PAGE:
We interact with so many objects every day that we probably don’t even think about how they’re made. Some of these very basic items have surprising origins that you may not have pictured. Read on for insight into everyday products and where they come from—you might learn something new!
Everyone understands that paper products come from trees, but you might not realize that plenty of other products come from trees, too. Chewing gum is probably one of the most surprising, originating from the juice of a tree native to Central America. Rubber is also one of the lesser-known products that originates from trees. It quite literally comes from a “rubber tree” found in the Amazon rainforests. Wine corks, sponges, and car wax are a few more surprising examples of products that come from trees.
You might think of metal fabrication as the practice of producing car parts, building materials, and plumbing pipes, but it goes so much deeper than that. Cutlery, soda cans, tools, and even jewelry are all products of different types of metal fabrication practices. Even in your garage alone, you can find several quality control tools that you probably use daily for projects around the house. All of these items are products of delicate metalworking and fabrication processes. Some people even pick up metalworking as a hobby to learn how to create these items themselves.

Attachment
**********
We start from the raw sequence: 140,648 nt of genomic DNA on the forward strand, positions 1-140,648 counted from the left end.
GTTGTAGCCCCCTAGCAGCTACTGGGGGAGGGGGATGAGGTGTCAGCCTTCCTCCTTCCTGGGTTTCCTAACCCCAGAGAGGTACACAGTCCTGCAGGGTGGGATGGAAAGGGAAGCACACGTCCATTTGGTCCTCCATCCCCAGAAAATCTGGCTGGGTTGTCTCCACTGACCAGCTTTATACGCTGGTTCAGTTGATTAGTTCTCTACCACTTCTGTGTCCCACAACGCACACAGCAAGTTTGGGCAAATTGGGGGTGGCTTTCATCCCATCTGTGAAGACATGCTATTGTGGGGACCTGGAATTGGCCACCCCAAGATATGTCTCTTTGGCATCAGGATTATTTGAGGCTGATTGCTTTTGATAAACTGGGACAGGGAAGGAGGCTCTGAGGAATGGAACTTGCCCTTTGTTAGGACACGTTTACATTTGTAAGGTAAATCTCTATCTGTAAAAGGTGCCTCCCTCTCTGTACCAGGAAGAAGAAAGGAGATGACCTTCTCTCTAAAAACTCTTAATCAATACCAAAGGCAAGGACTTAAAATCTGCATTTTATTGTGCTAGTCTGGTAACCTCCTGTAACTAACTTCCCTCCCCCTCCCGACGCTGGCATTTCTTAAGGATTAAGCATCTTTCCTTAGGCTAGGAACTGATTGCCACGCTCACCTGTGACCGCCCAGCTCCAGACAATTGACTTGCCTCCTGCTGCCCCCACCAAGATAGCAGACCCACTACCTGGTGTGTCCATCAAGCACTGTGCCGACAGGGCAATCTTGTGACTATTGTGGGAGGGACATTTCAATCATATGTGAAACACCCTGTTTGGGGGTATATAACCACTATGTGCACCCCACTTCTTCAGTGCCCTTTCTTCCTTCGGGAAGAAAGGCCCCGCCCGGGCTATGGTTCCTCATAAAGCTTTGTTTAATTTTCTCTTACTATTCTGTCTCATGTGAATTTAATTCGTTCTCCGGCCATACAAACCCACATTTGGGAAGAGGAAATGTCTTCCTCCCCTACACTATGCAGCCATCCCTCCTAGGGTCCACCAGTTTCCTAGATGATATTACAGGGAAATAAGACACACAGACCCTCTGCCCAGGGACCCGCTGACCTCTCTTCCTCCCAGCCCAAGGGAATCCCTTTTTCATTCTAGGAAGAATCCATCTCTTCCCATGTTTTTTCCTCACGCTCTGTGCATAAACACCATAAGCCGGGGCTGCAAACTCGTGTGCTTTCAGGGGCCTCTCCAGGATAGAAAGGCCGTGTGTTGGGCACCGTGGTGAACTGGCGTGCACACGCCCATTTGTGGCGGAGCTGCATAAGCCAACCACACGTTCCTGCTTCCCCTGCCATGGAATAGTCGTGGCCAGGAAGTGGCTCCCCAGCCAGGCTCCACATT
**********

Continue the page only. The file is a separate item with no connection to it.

We use animals as more than just sources of meat and food. Some clothes are made from animal hides or spun from sheep or alpaca wool. The next time you’re shopping for beauty products, notice how many contain collagen or hyaluronic acid, which are ingredients that come from animals as well. Even jelly candies and medicine capsules are gelatin-based; gelatin is made from animal collagen. This goes to show you can thank animals for more than just the meat and various food products they provide.
Knowing about everyday products and where they come from might seem like random trivia, but it helps us appreciate the everyday items we use. Without tree and animal farmers and metalworkers, we might not have access to the above items. The next time you chew a stick of gum or sip on a can of soda, you might stop and appreciate it a bit more.